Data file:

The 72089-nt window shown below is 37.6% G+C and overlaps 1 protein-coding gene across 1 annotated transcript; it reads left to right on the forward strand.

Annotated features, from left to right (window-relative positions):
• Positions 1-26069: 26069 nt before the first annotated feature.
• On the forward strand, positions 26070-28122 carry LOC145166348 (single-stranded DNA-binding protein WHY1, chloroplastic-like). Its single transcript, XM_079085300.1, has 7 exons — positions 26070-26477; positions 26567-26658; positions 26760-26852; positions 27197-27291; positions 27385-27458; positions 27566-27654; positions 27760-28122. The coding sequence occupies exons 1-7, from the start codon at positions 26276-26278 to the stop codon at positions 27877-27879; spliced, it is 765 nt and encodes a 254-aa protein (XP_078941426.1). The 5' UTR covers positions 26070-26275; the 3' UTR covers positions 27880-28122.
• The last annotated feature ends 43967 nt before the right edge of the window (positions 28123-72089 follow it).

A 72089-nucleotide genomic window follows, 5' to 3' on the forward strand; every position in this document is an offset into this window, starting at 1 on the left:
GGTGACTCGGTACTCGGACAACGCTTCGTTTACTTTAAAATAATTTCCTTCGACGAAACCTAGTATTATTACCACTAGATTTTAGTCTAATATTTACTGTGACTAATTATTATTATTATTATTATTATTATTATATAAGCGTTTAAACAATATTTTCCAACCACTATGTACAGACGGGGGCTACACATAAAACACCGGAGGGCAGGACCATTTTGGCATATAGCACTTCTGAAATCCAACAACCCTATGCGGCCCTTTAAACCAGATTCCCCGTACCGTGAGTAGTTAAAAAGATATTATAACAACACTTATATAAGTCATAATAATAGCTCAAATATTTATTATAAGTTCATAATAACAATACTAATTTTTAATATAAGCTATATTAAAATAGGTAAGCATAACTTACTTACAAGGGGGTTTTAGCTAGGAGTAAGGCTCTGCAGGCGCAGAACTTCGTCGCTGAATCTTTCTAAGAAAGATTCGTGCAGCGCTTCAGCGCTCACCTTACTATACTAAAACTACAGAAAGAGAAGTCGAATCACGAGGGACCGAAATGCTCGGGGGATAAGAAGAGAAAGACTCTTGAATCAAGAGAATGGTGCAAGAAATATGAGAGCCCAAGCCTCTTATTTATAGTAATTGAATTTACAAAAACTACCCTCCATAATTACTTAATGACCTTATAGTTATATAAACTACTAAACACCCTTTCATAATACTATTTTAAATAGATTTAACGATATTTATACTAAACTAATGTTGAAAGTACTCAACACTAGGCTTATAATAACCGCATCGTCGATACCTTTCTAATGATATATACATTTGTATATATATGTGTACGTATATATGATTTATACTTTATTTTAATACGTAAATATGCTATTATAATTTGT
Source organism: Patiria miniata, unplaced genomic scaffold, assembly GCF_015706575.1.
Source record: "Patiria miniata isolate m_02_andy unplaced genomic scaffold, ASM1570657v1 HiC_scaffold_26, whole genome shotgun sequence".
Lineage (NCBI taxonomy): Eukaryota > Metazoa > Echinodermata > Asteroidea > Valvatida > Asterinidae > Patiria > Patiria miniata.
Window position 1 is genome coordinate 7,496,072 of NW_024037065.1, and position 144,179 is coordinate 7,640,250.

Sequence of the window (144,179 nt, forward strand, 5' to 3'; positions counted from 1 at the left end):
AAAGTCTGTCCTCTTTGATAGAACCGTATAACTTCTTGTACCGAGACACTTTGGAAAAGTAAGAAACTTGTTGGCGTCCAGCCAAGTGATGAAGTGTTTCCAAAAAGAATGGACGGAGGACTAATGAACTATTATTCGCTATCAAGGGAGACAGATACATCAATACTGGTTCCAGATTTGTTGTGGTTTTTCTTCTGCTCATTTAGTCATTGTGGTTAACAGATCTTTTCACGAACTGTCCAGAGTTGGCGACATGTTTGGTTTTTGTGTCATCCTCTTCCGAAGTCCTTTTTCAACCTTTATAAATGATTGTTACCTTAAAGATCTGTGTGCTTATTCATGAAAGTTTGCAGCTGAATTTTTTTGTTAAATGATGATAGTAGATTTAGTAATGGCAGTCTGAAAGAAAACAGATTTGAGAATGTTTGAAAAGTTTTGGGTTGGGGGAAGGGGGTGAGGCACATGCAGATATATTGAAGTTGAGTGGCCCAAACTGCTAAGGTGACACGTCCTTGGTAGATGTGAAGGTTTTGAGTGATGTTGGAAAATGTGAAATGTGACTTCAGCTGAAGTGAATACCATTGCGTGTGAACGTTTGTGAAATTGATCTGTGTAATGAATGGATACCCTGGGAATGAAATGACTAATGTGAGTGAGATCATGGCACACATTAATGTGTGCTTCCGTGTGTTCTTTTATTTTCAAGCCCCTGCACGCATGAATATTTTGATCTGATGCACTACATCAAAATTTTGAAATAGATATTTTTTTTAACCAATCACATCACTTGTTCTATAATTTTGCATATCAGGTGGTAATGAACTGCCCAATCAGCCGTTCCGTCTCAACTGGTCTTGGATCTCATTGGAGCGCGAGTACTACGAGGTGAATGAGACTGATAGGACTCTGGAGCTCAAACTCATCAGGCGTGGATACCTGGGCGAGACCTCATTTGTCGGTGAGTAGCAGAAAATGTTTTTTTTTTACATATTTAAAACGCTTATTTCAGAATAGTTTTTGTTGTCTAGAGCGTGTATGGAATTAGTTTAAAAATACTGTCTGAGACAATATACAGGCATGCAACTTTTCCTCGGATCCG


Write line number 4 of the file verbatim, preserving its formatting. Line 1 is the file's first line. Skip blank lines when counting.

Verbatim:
• On the forward strand, positions 26070-28122 carry LOC145166348 (single-stranded DNA-binding protein WHY1, chloroplastic-like). Its single transcript, XM_079085300.1, has 7 exons — positions 26070-26477; positions 26567-26658; positions 26760-26852; positions 27197-27291; positions 27385-27458; positions 27566-27654; positions 27760-28122. The coding sequence occupies exons 1-7, from the start codon at positions 26276-26278 to the stop codon at positions 27877-27879; spliced, it is 765 nt and encodes a 254-aa protein (XP_078941426.1). The 5' UTR covers positions 26070-26275; the 3' UTR covers positions 27880-28122.